Whether or not the Russians hacked into the records of the Democratic Party and skewed the US presidential election – generally accepted to be the case – it was (unless you happen to be Mrs Clinton) a fairly harmless exercise in the greater scheme of things. And for all the buffoonery, Donald Trump might fairly question why his predecessor failed to take action on the issue when he first became aware of what the Russians were up to.
Cyber crime has been with us for a long time, and stories of widespread hacking of internet accounts is nothing new. But perhaps what most of us don’t realise is the devastation that cyberwarfare could wreak on humanity without a shot being fired or an airstrike being unleashed.
Because daily life is becoming more dependent on computers, so are we becoming more at risk of the destruction that a malicious cyber attack could inflict. Cyberwar has the potential to cripple an enemy and lay waste to an entire nation without ever going into battle; it could bring an enemy to its knees with less bloodshed and in less time than the most concentrated terrorist attack.
In a new book on cyber warfare, ‘The Perfect Weapon’, American journalist David Sanger writes about the security nightmare that cyber attacks could bring. He tells us that countries like Russia and China have implanted malicious software in the American electrical grid, nuclear power plants and water systems (just as the Americans in turn have done to their perceived foes).
In one chilling paragraph, he describes the likely outcome of a cyber attack: “Suddenly, the electricity goes out at the office, and then all over the city. Cellphone networks and the internet have gone black; along with subways and trains. The roads are jammed because traffic lights aren’t working. Credit cards are now just worthless bits of plastic, and ATMs are nothing but hunks of metal. Gas stations can’t pump gas. Banks have lost records of depositors’ accounts. Dam floodgates mysteriously open, water and sewage treatment plants stop working. People can’t contact loved ones. Phone systems are down, 911 is useless. Looters roam the streets. Food and water soon run out in the cities. And that’s just the first week.”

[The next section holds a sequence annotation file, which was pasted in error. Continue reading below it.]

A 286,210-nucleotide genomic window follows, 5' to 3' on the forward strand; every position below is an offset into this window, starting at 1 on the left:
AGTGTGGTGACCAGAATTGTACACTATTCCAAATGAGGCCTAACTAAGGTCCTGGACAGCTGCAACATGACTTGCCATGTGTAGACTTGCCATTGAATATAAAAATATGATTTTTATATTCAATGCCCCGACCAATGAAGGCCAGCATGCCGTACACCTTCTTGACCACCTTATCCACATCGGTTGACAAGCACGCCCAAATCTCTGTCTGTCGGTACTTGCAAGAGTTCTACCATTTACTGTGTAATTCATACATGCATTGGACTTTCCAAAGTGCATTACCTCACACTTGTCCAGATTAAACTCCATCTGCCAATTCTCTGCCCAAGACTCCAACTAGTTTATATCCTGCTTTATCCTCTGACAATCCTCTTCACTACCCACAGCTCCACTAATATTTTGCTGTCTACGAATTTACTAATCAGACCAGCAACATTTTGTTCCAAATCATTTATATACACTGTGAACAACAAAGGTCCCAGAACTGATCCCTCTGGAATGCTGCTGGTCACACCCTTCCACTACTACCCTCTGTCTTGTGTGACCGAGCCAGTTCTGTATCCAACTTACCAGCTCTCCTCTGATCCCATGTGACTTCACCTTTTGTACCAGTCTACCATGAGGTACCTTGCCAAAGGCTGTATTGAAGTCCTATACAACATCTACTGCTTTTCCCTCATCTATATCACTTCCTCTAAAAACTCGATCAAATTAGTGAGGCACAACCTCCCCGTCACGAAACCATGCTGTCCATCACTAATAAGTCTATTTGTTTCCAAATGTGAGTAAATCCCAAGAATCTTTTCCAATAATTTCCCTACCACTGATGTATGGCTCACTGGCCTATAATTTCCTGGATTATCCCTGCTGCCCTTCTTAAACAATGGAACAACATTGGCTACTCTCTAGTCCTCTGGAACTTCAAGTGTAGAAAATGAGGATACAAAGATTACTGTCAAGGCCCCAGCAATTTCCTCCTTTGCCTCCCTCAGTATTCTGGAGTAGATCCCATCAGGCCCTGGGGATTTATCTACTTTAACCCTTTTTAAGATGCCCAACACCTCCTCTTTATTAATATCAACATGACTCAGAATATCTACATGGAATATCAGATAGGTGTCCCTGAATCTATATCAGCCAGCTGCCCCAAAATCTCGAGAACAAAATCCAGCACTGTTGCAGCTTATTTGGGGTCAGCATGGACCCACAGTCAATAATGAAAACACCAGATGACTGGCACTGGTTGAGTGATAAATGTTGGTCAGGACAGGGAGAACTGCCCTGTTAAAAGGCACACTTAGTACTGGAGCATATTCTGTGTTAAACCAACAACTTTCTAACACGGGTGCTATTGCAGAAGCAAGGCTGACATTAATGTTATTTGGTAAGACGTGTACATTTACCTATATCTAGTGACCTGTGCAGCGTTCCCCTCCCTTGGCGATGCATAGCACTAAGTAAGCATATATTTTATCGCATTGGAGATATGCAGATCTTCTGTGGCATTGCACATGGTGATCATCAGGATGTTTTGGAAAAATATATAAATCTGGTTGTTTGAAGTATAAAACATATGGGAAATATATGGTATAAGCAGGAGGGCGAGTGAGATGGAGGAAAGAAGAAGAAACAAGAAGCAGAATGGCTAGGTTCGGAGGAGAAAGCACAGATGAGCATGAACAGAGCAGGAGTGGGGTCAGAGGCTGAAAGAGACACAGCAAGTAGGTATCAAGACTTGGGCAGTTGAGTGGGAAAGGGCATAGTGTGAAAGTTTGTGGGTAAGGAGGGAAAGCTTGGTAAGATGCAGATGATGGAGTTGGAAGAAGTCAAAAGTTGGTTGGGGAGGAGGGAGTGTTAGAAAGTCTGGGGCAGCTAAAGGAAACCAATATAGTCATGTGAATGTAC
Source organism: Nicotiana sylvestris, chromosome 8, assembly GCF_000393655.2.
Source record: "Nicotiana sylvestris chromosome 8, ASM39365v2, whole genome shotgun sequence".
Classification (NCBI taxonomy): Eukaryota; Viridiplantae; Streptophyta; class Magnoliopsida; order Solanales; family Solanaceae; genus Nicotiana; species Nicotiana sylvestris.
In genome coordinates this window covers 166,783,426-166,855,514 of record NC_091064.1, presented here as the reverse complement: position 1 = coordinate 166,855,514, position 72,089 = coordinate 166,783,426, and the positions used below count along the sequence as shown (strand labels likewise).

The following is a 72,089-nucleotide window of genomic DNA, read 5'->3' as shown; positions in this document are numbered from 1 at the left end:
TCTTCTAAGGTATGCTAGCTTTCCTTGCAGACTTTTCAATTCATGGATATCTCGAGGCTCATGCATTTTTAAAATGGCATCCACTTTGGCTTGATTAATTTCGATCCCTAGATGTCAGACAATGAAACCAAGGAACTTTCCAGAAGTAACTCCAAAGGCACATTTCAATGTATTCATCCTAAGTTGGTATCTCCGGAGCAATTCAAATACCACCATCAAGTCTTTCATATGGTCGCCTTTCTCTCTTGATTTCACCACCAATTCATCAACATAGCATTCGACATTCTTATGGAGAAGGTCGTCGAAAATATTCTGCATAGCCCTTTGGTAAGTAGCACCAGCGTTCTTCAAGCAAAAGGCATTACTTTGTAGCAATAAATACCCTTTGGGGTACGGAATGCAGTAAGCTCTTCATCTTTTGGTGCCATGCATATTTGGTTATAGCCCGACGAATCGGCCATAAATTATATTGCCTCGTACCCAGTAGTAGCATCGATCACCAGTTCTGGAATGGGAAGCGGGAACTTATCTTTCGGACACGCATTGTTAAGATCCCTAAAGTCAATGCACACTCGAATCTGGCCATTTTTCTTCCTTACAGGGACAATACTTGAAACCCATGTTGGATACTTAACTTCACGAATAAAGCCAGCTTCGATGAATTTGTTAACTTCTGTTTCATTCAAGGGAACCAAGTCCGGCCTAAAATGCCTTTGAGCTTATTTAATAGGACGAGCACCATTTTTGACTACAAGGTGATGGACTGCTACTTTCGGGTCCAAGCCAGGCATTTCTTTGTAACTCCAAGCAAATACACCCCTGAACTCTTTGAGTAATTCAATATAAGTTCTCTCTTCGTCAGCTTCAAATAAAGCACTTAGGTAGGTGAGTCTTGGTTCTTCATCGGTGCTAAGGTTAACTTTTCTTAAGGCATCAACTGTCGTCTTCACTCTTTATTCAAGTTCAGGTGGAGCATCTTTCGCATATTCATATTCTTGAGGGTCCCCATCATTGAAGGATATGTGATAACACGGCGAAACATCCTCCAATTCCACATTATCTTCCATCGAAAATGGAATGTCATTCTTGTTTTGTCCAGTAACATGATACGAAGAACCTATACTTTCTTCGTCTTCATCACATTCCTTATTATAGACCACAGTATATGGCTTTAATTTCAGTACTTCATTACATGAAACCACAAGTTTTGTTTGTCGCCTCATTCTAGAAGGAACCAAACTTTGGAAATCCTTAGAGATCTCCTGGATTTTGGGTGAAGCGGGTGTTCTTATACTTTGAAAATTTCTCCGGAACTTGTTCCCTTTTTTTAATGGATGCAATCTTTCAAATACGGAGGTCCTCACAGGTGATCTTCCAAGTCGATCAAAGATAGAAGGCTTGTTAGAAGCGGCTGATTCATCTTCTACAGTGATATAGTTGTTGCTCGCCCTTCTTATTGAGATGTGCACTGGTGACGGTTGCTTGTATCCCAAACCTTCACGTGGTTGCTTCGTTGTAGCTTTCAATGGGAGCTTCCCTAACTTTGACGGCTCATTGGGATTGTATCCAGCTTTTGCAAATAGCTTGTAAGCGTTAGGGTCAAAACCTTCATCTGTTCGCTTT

Cyber crime has been with us for years, as Sanger points out, but the real danger is that rogue states like North Korea and Iran are just as expert in the cyber arts as are the most-developed of the world’s nations.
In 2014, North Korea hacked into the computer system of Colombia Pictures, accessing and releasing thousands of confidential company documents, and forcing the company to rewrite the film ‘The Interview’.
When hackers broke into the system of the Federal Reserve Bank of New York, the perpetrators gave instructions to transfer $1 billion from the account of the Central Bank of Bangladesh to two accounts, one in Sri Lanka, the other in the Philippines.
The first five instructions went smoothly, and $20 million was transferred to the Shalika Foundation, a Sri Lanka-based private limited company. But then the hacker became careless, misspelling the word ‘Foundation’ in the instruction, spelling it as ‘Fundation’. The error raised the suspicion of the system at Deutsche Bank, which raised the alarm and ordered a halt on the transaction.
The scam was later traced back to North Korea, where, presumably, the negligent hacker was gently reprimanded and, no doubt, sent back to the classroom to brush up his spelling skills.